Keeping Up With Data — Week 28 Reading List


As deepfakes are becoming more reliable, detecting whether an image is real or not can be a challenge. Researchers at Facebook and Michigan State University are now going a step further by working on methods that are trying to understand what generative models have created a deepfake. Model parsing method, outlined in the caption image, is estimating the parameters of a model used to generate a deepfake. It is somewhat conciliating to see such a detective method (even involving fingerprints) being developed.

  • Effortless Distributed Training of Ultra-Wide GCNs: Deep learning methods have seen a great boom recently. Most of the methods were aiming at Euclidean data (convolutional networks, transformers). For many problems, it is more intuitive to use graph structures. Think of social networking or chemistry. An example of a deep learning method for graphs is a graph convolutional network (GCN). The model is not very efficient and can’t scale easily to large networks. But here comes a framework — graph independent subnetwork training (GIST) — for effectively breaking down a large GCN to smaller ones, training these in parallel and aggregating their updates to a full model. (Cameron Wolfe @ tds)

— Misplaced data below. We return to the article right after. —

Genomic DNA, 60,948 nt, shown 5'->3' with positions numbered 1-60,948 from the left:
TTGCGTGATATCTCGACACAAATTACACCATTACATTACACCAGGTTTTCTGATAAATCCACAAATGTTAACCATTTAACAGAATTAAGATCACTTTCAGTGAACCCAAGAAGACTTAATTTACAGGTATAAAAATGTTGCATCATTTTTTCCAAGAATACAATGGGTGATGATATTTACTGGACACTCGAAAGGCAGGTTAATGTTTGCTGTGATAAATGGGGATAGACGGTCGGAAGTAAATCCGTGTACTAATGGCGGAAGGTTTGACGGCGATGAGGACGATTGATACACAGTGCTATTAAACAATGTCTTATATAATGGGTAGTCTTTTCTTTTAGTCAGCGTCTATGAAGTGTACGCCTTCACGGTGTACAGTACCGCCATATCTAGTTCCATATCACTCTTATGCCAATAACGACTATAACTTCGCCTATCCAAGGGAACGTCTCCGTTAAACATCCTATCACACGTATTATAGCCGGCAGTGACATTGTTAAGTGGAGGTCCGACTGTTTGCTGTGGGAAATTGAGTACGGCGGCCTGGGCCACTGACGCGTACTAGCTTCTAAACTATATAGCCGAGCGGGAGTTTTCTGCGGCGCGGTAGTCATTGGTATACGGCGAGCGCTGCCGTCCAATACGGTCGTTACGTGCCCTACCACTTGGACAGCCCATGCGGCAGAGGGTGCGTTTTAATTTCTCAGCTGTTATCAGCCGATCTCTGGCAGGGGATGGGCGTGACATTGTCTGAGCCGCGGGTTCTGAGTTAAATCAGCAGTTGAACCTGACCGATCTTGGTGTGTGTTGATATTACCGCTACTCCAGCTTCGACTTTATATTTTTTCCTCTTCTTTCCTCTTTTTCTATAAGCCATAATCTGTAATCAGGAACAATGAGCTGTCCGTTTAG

• Data as a product vs data products. What are the differences? These terms have been used a lot recently. So, what’s the difference between them? A data product is “a product that facilitates an end goal through the use of data”. Dashboard, restaurant recommendations or a self-driving car are all examples of data products. Data as a product is “the result of applying product thinking into datasets, making sure they have a series of capabilities including discoverability, security, explorability, understandability, trustworthiness, etc.” We’ll be hearing these terms for a while — so make sure you won’t be confused by them! (Xavier Gumara Rigol @ tds)
  • ‘Wisdom of the crowd’: The myths and realities: It’s been over hundred years that people noticed the essence of the wisdom of crowds: their average judgement converges on the right solution. There are many examples of when a crowd was right, but there are also plenty when it was horribly wrong. What are the properties of the crowd that tend to be accurate? Independence and diversity. You want people with very different opinions and who aren’t influenced by one another. And guess which one is more important for accuracy! Diversity, or independence? (BBC)

It’s been raining in Switzerland the whole week, which has raised the levels of lakes and rivers to dangerous levels and we already seeing many ‘unavoidable’ flooding in the lower areas. Let’s hope the weather will turn better soon and we’ll be able to enjoy a summer (almost) unaffected by Covid.

Thanks for reading!

Please feel free to share your thoughts or reading tips in the comments.

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Adam Votava

Adam Votava

Data scientist with corporate, consulting and start-up experience | avid cyclist | amateur pianist | Interim CDO at